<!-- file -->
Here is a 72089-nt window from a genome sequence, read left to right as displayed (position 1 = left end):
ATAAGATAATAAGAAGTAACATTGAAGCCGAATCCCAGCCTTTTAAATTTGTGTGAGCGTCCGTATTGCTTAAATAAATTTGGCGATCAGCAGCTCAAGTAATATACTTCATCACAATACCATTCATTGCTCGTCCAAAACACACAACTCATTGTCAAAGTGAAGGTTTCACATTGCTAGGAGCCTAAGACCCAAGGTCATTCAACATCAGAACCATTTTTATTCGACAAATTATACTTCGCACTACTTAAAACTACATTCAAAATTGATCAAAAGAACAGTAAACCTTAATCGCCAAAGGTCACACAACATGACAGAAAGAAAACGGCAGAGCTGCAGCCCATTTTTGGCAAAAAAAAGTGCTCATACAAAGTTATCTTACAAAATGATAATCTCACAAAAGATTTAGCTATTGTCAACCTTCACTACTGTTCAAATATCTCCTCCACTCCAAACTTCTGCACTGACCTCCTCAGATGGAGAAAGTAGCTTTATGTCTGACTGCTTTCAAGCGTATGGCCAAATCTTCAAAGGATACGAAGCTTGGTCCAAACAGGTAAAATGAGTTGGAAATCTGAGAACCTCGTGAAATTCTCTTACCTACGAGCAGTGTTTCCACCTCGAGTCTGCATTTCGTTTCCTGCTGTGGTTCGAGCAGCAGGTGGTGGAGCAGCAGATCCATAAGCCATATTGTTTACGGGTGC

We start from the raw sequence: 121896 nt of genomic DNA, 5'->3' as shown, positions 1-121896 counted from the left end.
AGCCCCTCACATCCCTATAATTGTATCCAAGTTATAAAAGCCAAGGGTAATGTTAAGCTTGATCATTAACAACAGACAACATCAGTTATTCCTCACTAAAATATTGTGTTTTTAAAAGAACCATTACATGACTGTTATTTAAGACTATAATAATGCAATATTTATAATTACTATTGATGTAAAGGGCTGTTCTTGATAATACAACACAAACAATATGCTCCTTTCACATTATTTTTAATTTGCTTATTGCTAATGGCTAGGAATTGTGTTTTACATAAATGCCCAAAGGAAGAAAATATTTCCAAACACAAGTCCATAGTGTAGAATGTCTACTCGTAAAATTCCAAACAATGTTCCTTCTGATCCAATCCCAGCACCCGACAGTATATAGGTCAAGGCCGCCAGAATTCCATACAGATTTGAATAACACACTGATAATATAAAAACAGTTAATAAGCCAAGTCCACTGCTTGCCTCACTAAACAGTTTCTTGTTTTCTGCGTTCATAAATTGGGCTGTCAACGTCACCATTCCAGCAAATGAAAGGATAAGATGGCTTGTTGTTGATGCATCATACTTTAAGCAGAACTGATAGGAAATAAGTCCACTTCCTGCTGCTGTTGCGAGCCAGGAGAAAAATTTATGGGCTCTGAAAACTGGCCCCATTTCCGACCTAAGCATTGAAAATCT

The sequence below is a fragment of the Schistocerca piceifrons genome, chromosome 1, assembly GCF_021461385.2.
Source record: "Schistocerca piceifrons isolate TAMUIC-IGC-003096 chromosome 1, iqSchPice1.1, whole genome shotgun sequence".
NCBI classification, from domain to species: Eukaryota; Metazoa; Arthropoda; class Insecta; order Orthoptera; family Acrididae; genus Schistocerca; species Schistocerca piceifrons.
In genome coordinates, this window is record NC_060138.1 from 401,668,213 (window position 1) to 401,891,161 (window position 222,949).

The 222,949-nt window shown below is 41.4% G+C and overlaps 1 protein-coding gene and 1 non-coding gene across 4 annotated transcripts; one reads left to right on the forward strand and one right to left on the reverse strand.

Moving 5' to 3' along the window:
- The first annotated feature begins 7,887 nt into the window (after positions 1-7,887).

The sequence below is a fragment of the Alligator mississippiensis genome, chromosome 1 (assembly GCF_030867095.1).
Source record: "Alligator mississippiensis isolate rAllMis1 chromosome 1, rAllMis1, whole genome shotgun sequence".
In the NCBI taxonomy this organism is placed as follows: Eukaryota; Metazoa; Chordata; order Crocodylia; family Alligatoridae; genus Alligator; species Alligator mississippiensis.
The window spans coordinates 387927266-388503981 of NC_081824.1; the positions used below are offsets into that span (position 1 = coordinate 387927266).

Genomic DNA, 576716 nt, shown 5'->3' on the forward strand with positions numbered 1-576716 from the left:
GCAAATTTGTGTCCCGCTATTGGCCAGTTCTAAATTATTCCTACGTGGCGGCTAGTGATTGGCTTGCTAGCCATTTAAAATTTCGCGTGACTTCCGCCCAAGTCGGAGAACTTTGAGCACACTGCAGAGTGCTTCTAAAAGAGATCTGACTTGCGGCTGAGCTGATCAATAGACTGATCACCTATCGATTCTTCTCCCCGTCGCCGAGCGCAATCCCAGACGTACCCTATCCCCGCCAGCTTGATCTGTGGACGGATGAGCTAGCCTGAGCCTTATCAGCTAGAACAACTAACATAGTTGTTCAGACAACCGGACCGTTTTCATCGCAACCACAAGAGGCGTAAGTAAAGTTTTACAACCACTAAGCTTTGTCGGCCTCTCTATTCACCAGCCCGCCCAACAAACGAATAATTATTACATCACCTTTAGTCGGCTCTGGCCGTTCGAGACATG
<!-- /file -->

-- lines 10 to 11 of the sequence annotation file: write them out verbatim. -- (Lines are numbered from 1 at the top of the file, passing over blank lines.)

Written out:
Moving 5' to 3' along the window:
- The first annotated feature begins 7,887 nt into the window (after positions 1-7,887).